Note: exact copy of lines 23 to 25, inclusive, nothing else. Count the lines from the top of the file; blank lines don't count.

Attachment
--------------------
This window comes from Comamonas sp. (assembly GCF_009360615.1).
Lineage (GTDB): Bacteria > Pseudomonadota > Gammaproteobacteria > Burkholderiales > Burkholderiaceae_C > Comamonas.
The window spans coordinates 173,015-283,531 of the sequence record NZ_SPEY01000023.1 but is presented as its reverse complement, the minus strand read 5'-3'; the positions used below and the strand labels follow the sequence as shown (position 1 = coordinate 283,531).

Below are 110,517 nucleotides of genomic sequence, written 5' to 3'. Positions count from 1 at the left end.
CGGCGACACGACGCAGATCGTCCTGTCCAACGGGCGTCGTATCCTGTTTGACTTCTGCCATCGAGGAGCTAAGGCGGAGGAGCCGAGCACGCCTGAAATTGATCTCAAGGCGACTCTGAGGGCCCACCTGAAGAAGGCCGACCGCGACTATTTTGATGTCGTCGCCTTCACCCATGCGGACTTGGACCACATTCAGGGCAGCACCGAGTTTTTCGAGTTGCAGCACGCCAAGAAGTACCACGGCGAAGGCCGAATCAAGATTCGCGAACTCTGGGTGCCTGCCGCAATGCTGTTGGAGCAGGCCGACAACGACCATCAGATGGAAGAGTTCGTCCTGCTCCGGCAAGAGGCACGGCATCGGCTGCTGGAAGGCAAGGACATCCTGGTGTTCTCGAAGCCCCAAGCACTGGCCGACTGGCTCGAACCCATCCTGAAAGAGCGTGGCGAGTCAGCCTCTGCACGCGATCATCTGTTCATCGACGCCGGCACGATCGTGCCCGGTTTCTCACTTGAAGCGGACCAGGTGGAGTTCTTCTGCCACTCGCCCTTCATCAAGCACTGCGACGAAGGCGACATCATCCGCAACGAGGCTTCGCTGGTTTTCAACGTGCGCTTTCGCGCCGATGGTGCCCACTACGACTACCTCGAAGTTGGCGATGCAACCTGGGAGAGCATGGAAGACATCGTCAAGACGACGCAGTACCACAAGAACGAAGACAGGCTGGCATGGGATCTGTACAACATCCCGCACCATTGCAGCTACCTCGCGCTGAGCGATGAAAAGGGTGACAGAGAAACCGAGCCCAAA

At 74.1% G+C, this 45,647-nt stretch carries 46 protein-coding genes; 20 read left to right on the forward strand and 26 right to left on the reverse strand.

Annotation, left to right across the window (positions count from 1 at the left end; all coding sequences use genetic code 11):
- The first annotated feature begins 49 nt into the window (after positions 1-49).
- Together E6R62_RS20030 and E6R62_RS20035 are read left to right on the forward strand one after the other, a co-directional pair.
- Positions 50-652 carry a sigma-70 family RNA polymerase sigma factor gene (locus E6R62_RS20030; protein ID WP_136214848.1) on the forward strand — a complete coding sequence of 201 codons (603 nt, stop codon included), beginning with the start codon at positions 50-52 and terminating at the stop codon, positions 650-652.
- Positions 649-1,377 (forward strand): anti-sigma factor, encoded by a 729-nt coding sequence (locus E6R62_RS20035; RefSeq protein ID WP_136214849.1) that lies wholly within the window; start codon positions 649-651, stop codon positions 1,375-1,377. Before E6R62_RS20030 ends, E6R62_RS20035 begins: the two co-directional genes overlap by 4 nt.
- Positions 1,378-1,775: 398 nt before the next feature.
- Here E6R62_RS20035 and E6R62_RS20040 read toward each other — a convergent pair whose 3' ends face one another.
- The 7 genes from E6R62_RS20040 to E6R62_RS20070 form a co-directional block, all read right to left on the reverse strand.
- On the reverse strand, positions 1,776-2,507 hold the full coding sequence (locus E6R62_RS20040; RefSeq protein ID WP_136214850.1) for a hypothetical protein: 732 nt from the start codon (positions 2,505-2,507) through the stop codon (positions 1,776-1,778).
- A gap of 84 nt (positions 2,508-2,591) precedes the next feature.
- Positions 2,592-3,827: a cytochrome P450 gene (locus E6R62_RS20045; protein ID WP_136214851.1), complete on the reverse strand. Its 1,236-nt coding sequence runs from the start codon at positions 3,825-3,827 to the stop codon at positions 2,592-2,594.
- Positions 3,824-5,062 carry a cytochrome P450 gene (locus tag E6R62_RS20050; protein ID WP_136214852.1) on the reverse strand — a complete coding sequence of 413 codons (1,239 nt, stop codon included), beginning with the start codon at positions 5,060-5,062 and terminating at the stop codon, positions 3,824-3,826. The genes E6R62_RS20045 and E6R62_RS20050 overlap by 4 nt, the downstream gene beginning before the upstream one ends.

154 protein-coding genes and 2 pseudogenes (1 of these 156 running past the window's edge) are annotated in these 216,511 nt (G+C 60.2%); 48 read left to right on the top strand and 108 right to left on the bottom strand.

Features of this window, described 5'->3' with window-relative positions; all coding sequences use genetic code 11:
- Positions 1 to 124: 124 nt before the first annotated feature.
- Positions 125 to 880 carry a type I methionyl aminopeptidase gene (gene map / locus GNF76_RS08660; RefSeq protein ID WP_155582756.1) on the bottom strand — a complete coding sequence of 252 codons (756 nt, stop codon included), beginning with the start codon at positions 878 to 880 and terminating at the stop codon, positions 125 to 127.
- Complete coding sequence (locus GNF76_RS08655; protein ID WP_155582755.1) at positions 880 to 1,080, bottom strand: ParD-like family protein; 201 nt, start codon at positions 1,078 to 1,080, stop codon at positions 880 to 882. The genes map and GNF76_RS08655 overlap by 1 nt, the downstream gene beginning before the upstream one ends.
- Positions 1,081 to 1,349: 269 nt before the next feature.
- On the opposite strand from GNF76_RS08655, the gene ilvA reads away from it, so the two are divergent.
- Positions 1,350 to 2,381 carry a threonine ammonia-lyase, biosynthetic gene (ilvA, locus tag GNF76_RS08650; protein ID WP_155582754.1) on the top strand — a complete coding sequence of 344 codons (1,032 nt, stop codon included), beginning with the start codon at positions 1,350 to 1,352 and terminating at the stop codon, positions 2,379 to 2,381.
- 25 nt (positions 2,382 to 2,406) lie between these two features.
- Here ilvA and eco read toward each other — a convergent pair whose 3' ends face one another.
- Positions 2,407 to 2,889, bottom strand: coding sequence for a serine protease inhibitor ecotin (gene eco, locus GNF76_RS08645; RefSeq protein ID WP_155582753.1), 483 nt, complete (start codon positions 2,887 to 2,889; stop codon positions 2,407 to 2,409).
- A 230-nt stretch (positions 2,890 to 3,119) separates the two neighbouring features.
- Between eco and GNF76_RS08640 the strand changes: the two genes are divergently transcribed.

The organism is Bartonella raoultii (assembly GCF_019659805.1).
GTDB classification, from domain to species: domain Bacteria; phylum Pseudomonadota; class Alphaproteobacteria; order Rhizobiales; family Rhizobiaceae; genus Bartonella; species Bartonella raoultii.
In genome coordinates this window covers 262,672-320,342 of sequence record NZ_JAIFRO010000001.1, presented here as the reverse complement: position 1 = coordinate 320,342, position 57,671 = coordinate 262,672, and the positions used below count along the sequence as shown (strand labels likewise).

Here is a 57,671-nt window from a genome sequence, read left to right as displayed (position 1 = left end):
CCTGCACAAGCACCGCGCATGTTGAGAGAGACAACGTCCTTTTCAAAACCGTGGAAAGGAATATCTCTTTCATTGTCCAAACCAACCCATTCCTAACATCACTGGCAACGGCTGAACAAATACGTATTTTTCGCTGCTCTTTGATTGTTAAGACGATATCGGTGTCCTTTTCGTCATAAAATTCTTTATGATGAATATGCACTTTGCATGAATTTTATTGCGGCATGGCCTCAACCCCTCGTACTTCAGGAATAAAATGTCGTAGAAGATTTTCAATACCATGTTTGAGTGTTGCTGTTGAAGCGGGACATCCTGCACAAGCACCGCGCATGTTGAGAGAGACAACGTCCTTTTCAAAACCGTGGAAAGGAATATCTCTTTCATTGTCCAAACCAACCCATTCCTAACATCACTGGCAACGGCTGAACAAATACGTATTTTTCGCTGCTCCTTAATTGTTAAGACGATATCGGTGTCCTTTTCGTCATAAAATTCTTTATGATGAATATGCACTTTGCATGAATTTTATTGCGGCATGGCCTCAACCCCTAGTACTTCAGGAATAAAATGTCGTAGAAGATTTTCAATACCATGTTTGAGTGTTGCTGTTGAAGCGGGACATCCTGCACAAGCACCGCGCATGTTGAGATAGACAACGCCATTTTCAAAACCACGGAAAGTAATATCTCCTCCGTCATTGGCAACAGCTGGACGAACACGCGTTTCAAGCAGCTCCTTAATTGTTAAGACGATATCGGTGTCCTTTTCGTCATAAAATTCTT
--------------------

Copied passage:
- Complete coding sequence (locus GNF76_RS08655; protein ID WP_155582755.1) at positions 880 to 1,080, bottom strand: ParD-like family protein; 201 nt, start codon at positions 1,078 to 1,080, stop codon at positions 880 to 882. The genes map and GNF76_RS08655 overlap by 1 nt, the downstream gene beginning before the upstream one ends.
- Positions 1,081 to 1,349: 269 nt before the next feature.
- On the opposite strand from GNF76_RS08655, the gene ilvA reads away from it, so the two are divergent.